The Last Leg: Prague & Amsterdam

3:21 PM Manda Manning 0 Comments

Here we go... The last leg of the Manning Sister Europe Trip! Note that we switched it up a bit on the last one and Leah let me have my turn to have my entry appear first. ;) We hope you've enjoyed following our adventures - we certainly appreciate everyone who has been reading! This isn't the end, though, of the Sisters That Stray Together. We will be posting another blog soon about our reflections on the trip as whole, and posting updates on our Summer 2016 travel plans!


Let's see... How I can put this in a way that won't make me look bad to future potential employers. Ah, hell. It was Prague. What else do you do in that city except party every night in the five story nightclub (also known as the biggest music club in Central Europe -- no big deal), Karlovy Lázně?
Our time in Prague was essentially one long sh*t show (excuse my French, er, or Czech?), but in the best way possible.

First of all, we arrived after five and a half hour bus ride that we had to catch at 7 a.m. Then, we had to exchange our remaining Euro for Czech Crowns, because for some reason the Czech Republic is one of nine European countries that don't use the Euro. Whatever, CR, do you, I guess. I never did quite catch on to the Crowns to USD conversion - it's like, 1 USD = 24 CZK, so it's a bit bewildering when your dinner bill is 500 CZK. I just let Leah handle the money in Prague. Anyways, we get to the hostel, go to a Mexican restaurant to eat and attempt to order margaritas, but they're out of ice and apparently that's a necessary ingredient to make a margarita, so we order wine (ugh). We immediately find the infamous pub crawl that Leah went on when she was in Prague before and purchase two tickets for the 7:45 p.m. crawl.

It was REALLY cold that night, but we had time before the pub crawl so we decided to walk the Charles Bridge anyways. Although it was packed with tourists, it was still an incredible sight, especially just at dusk. It felt like stepping back in time with all of the Gothic and Baroque style architecture overlooking the city. There was an almost eerie, haunted feel, which wasn't so much unsettling as it was thrilling.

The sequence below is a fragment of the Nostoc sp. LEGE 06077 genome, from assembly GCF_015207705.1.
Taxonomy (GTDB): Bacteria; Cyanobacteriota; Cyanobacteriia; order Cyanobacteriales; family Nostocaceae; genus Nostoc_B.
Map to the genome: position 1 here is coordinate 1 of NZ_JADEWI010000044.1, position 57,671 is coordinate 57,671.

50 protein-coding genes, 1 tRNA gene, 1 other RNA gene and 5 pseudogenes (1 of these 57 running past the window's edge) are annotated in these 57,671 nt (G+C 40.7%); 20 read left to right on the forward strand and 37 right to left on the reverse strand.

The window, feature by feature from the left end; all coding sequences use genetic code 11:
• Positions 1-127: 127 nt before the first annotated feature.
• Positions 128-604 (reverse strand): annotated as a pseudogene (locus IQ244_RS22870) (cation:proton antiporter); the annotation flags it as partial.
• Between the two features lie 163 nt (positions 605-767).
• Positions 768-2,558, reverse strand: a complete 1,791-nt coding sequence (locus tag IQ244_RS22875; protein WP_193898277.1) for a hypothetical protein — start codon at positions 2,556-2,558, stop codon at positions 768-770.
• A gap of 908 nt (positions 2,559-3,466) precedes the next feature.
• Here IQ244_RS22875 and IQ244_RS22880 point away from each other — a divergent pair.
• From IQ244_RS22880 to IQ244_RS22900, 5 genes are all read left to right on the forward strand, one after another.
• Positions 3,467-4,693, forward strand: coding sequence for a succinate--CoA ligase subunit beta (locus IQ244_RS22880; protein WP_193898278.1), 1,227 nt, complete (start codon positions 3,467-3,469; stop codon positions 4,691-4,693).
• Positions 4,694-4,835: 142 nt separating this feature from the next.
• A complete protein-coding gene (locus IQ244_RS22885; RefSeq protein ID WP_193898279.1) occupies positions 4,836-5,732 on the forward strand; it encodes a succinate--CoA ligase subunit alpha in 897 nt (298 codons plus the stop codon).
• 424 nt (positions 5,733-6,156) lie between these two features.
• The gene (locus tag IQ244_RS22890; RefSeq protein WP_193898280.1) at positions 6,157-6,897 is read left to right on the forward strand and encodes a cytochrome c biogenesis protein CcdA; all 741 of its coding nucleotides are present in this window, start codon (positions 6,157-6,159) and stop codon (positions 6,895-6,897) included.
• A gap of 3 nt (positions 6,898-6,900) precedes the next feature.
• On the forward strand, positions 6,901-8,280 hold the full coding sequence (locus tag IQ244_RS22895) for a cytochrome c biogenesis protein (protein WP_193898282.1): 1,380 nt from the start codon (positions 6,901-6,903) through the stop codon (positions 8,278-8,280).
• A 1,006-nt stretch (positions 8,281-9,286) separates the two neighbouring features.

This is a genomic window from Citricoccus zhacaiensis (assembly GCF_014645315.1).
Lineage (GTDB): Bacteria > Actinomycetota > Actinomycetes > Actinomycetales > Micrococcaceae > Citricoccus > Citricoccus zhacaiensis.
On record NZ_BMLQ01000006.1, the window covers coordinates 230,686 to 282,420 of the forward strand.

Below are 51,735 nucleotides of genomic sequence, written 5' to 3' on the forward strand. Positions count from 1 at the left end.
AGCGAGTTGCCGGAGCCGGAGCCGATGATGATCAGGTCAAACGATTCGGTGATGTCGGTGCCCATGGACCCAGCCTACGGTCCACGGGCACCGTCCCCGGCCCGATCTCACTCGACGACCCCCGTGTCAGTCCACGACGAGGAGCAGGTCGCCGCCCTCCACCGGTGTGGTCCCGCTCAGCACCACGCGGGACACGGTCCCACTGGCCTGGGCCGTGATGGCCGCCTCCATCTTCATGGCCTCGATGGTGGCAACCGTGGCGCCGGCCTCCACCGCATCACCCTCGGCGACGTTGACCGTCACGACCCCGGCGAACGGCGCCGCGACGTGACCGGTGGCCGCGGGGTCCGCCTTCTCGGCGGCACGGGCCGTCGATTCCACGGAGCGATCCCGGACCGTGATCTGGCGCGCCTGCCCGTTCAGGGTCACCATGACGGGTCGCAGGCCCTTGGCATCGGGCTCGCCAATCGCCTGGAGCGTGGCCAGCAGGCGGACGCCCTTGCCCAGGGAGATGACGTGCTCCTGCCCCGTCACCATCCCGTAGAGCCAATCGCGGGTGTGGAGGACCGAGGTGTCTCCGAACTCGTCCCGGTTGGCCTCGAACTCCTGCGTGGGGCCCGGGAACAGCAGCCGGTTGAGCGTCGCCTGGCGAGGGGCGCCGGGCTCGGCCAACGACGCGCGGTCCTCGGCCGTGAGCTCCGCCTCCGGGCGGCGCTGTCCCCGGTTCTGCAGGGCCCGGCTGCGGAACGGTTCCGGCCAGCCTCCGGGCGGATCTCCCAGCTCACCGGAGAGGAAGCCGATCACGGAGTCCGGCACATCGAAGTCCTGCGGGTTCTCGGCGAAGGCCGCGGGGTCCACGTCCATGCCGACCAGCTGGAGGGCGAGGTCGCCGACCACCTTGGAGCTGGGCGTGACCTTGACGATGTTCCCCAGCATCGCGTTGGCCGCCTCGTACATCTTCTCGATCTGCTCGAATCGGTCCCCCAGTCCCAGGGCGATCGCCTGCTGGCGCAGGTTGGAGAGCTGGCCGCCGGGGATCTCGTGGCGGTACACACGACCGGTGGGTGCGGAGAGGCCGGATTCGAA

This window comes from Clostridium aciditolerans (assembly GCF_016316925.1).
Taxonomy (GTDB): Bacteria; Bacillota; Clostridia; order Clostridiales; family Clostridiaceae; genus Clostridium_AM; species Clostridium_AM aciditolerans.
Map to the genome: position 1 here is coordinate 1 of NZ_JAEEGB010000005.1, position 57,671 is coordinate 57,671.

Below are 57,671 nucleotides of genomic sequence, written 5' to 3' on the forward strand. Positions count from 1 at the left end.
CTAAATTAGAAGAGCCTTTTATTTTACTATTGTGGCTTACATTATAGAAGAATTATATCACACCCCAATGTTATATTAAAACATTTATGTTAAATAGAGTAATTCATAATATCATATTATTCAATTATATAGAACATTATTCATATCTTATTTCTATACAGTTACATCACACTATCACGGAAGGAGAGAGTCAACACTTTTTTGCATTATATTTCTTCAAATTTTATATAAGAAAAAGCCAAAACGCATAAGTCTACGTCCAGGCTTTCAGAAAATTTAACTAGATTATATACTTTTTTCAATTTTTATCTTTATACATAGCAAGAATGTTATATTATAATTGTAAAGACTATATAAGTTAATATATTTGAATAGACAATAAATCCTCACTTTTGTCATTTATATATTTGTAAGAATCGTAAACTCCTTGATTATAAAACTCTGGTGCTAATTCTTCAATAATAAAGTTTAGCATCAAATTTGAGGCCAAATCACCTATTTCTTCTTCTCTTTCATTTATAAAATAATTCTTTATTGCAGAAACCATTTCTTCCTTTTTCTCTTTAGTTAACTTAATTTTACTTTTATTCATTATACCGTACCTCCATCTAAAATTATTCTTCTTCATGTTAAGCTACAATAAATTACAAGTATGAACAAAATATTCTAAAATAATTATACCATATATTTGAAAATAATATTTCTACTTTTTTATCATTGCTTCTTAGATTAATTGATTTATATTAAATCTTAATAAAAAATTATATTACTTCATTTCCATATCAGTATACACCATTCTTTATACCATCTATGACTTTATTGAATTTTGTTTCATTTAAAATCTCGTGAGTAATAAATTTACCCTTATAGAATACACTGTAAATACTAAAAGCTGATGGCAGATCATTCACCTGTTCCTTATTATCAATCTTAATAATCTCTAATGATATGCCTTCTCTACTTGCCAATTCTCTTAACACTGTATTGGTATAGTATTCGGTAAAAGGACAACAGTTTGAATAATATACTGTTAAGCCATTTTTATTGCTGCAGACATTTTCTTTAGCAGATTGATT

As we sat at an Irish pub (where else?), I struggled to finish my drink and wondered how I was going to finish the long night ahead of us. We worried that not many others were going on the pub crawl, but a nice sized group ended up showing up. Leah wrote more about the people we met below, and I can't emphasize enough how that was truly my favorite part of the experience. We're always able to entertain ourselves when it's just the two of us, but since you're with the same group of people all night, it's hard not to make new friends. The people we met were from all different parts of the world, but we all came together and danced and laughed and drank and had the best time together. I think when you're in that situation, you just let your usual walls or defenses down and embrace the craziness that is a true Prague pub crawl experience.

The next day we were both feeling quite hungover, needless to say. We managed to get coffee and breakfast, but our two cloudy heads combined, it took probably twenty minutes to figure out how to take the bus to the Castle District. And once on the bus, still groggy with a cup of coffee in hand, I lost my footing during a sharp turn and fell backwards onto some very annoyed locals who were not entertained by our stupefied state. Then, we somehow manage to climb an endless number of stairs to the top of the Castle District and wandered around, following random groups of tourists until we found our way to the Prague Castle. The views of the city below were magical and completely impossible to accurately capture on camera, although I still made an attempt.